Despite making nearly half as many appearances as his peers on the European Challenge Tour, Oliver Farr sits 34th in the Rankings and is relishing the opportunity to play this week at the KPMG Trophy, which runs from August 29-September 1.
The Welshman, who only has seven starts counting towards his goal of returning to the European Tour, has not been able to play as much as he hoped after a combination of joyful and difficult times away from the golf course.
“We’ve had a few issues at home,” Farr said. “One was a really good issue in that we had our second child at the start of the year, so I missed a lot there, but we’ve also had a few losses more recently so I’ve been trying to support my wife as best I can through a tough time.
“It’s obviously limited my schedule, but I didn’t want to play in the circumstances. It’s a terrible time for my wife’s family and more recently my family, we lost my grandmother a couple weeks ago as well, so it’s been a really tough time in both sets of families.
“It’s not nice but it probably puts my golf into perspective. It’s not as important as it was a few years ago, especially with two children now. It’s important in the sense that I need it to earn money and pay the mortgage and stuff like that, but they’re more important to me than golf.”
Although it has been a rollercoaster off the course, the 31-year-old’s play on the golf course has been anything but.
He posted top five finishes at the Swiss Challenge presented by Swiss Golf and Italian Challenge Open Eneos Motor Oil, and comes into the KPMG Trophy on the back of consecutive top 15 showings in his two most recent starts, having not missed a cut all season.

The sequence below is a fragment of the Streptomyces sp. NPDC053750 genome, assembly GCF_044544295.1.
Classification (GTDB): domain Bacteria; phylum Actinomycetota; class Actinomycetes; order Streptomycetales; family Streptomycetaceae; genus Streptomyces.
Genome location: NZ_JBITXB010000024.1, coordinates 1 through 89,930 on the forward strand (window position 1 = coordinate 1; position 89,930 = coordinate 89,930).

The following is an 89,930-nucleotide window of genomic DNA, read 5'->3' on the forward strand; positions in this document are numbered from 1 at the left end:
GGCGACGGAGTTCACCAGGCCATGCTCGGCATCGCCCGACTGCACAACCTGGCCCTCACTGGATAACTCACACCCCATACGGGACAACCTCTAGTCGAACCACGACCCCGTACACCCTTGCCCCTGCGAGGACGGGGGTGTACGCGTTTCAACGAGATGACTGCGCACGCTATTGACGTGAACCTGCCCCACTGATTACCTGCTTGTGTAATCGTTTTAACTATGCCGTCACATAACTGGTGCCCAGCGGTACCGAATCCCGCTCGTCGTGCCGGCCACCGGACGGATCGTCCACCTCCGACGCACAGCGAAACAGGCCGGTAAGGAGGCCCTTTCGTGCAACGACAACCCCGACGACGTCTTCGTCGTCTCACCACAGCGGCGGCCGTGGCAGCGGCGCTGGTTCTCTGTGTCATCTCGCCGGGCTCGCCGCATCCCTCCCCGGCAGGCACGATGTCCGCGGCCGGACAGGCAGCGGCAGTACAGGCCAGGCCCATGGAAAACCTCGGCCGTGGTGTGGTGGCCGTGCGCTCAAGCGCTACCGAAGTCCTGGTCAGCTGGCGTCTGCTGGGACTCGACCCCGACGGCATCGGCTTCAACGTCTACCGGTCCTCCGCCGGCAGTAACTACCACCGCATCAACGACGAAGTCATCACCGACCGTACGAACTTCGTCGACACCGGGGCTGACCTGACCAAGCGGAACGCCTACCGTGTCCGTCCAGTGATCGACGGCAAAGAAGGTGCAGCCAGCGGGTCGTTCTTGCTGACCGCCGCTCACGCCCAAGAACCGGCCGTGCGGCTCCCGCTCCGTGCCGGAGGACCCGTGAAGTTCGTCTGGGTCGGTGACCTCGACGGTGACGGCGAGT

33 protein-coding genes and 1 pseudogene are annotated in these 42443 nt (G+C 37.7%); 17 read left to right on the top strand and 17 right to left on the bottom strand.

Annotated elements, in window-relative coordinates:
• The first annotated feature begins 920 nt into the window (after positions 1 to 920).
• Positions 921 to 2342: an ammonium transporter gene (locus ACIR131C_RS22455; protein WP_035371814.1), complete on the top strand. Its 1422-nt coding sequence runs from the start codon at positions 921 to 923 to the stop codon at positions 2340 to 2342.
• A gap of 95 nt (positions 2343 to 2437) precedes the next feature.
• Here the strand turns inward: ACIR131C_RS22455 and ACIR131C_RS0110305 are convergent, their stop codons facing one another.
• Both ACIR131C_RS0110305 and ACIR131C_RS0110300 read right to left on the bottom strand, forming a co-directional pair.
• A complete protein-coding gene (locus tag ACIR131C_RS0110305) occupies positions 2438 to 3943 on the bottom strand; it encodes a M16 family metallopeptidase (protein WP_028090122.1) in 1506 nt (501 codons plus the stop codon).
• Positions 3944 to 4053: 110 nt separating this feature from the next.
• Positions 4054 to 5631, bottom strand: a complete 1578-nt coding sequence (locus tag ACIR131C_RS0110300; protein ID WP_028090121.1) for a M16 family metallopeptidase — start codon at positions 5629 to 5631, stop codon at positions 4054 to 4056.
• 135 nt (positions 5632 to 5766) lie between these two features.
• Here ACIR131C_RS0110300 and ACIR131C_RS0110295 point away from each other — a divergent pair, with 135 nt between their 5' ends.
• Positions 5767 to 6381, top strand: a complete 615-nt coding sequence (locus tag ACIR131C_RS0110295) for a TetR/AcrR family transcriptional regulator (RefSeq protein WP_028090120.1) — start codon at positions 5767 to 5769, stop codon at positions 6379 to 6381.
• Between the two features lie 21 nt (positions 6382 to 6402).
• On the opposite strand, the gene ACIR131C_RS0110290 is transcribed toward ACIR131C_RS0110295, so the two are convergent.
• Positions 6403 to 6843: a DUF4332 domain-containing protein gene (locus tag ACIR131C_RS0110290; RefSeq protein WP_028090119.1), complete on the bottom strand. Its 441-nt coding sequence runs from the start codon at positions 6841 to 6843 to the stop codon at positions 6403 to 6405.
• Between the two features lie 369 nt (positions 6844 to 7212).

Farr plans to play several more events this season but will still have to miss some more. He will, however, have the benefit of experience on his side, after graduating from the Challenge Tour in 2014 and again in 2017.
“I’ve actually played really nicely this year,” he said. “I’ve not played a whole lot, but when I’ve played, I’ve played nicely and I don’t feel like I’ve had my best weeks yet so far this year, which is sort of a good feeling to have in a sense.
“I feel comfortable out here having qualified for the European Tour a couple of times before, so the belief is there. I’ve got seven events left this season to do that, and hopefully my best golf is still to come.”
Another invaluable asset which Farr has on his side, is the guidance of his father Graham, who himself has made starts on the European Tour, and just last month teed it up in The Senior Open Presented by Rolex at Royal Lytham & St Annes.
“I call him my coach but he’s more of a mentor,” the two-time Challenge Tour winner said. “He likes me to figure out things for myself. If something’s going wrong, he’ll ask me what I think first, rather than telling me.
“It’s more just trying to get me to understand my game a little bit better, and I’m understanding my swing and my feelings a bit better than I used to.”
Regardless of how Farr’s week transpires, and in spite of the difficult time his family has been through, he is committed to maintaining perspective and a good attitude.
“Having two boys is good fun, they’re actually coming to Portugal in two weeks so that should be a great week. There’s a lot of good, positive stuff in my life as well as some negative stuff this year, but the positive is what we’ll draw on at the minute.”
Farr begins his pursuit of the KPMG Trophy when he tees off Millennium Golf’s tenth hole tomorrow at 1:15pm local time, with the action beginning at 7:25am local time.